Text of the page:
Optimal Design of Experiments (DOE) maximizes knowledge produced for a given number of tests. A design of experiment is simply a table of values where each column corresponds to a control variable, and each row corresponds to a cell design that will be built and tested in the experiment. Each element in the table indicates the value of the corresponding variable (column) for the corresponding design (row).
The term “resolution” refers to the level of variable interactions that can be resolved. More precisely, it is the minimum number of variables that are aliased. For example, take a design of experiments with four control variables C0, C1, C2, and C3. A resolution 4 design would only alias the combination of all four variables. So C0 itself is aliased with no two-way interactions—it is only aliased with the three-way interaction between C1, C2, and C3 (“C1xC2xC3”). Higher-level interactions like this are less common and we can often ignore them as a first guess. The interactions C0xC1 and C2xC3 would also be aliased, along with all such permutations involving all four variables.
A resolution 3 design might only require half as many rows, and it would have one or more groups of three variables aliased – perhaps C0, C1, and C2 are aliased, for example. Statistically, that means we can’t tell the difference between an effect of C0 and an effect of C1xC2. The same is true for C1 versus C0xC2 and for C2 versus C0xC1. In exchange for this aliasing, the resolution 3 DOE has fewer rows, and so fewer cells we need to build and test. Resolution 3 designs are great for making a first pass at several factors – we can always test more cells later to resolve these interactions if needed.
For a given set of control variables (i.e. electrolyte choice, additive quantity, etc.), there are many tools and methods to build an optimal DOE including looking up tables, Minitab, JMP, Excel macros, and others. A/B tests, where only a single parameter is varied, don’t need a DOE, and produce less useful information than an optimal DOE. Full factorial designs are a related kind of DOE that are easy to compute and often a waste of resources
Micantis and Optimal Design of Experiments
The Micantis platform uses several algorithms to produce optimal DOEs specifically for the variables you specify. These include lookup and fitting of precomputed arrays, generated regular orthogonal designs, optimal nonregular orthogonal designs, and J-optimal nearly orthogonal arrays. Several algorithms go into these designs, and you can choose the most appropriate DOE for your application.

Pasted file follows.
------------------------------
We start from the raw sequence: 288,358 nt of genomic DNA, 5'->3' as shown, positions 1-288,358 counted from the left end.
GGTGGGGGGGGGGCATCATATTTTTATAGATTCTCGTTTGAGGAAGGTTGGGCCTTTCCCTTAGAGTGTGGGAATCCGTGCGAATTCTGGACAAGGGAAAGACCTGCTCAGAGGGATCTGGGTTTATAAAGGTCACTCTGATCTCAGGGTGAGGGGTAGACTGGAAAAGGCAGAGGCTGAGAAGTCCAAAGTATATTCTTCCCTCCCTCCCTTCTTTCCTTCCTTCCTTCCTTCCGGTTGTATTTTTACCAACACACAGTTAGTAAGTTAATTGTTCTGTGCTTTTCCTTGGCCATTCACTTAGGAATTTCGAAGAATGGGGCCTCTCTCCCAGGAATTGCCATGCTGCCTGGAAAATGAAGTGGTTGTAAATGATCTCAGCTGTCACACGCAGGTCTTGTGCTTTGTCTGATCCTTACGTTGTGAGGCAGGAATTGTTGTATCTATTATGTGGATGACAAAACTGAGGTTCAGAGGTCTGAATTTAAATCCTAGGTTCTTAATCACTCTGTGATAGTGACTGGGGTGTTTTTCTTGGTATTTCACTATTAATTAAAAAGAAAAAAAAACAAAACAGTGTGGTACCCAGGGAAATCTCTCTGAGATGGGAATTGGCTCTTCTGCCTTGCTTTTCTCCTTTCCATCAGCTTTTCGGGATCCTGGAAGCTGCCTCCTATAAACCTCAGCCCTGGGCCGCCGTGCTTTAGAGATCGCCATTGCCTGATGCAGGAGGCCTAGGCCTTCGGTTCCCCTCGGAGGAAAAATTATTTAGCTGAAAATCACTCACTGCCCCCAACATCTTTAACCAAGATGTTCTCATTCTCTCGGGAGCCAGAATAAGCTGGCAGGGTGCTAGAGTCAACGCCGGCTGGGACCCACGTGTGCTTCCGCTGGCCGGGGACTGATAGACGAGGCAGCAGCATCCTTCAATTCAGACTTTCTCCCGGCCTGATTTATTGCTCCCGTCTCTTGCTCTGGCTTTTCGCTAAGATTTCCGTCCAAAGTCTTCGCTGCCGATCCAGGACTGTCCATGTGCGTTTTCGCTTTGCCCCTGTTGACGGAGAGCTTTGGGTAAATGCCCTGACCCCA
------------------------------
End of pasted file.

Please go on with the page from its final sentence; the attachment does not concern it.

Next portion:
In the first part of the design of experiments engine, appropriate DOEs are pulled from a library of standard orthogonal arrays including Taguchi arrays. Usually, most precomputed arrays will not fit a given set of control variables exactly. Extra columns are removed, table entries are re-coded, and columns are re-ordered to match your specific variables. The result may not be optimal, depending on how much the precomputed design needs to be adjusted to fit the variables. These DOEs are very fast to compute and appear instantly as you build your experiment in Micantis WorkBook.
The Micantis Design of Experiments Engine then computes regular generated designs. These are computed by first generating a full factorial design for a subset of the variables. The engine then generates columns corresponding to the remaining variables by multiplying the columns of the full factorial subset design together. This has the effect of intentionally aliasing interactions with variables to include more variables in a smaller number of rows. The engine runs through all the permutations of subsets and generates combinations to find the best designs. This is more compute-intensive than fitting the precomputed arrays but is still fast to calculate.
The final engine step is the most complex and time-consuming. The algorithm starts with a random matrix with the columns corresponding to control variables and then uses an exchange algorithm to improve the condition of the matrix (J-optimality) until convergence criteria are satisfied. This is repeated for many different random designs. The whole process is then repeated for different lengths of tables (row count) determined by the specific variables and levels.
For the shortest (fewest rows) tables, the designs are J-optimal and non-orthogonal. This means that some variables are directly aliased with other variables. On the other hand, these non-orthogonal designs require very few cells. It’s possible start by running a non-orthogonal array, and then later add more cells to the experiment to increase the resolution to 3 or higher.
For longer lengths of tables, the exchange algorithm often finds the shortest possible resolution 3 design. This can be particularly valuable for non-standard DOEs, like one with a mix of variables with 3, 4, or even 5 levels. For the longer length tables, the algorithm can take some time. These designs will appear in the experiment table in the WorkBook experiment builder as they are calculated.
Montgomery, D. C. (2017). Design and analysis of experiments. John Wiley & Sons.
NIST/SEMATECH e-Handbook of Statistical Methods, http://www.itl.nist.gov/div898/handbook/, 2020.
Xu, H., Phoa, F. K., & Wong, W. K. (2009). Recent developments in nonregular fractional factorial designs. Statistics Surveys, 3, 18-46.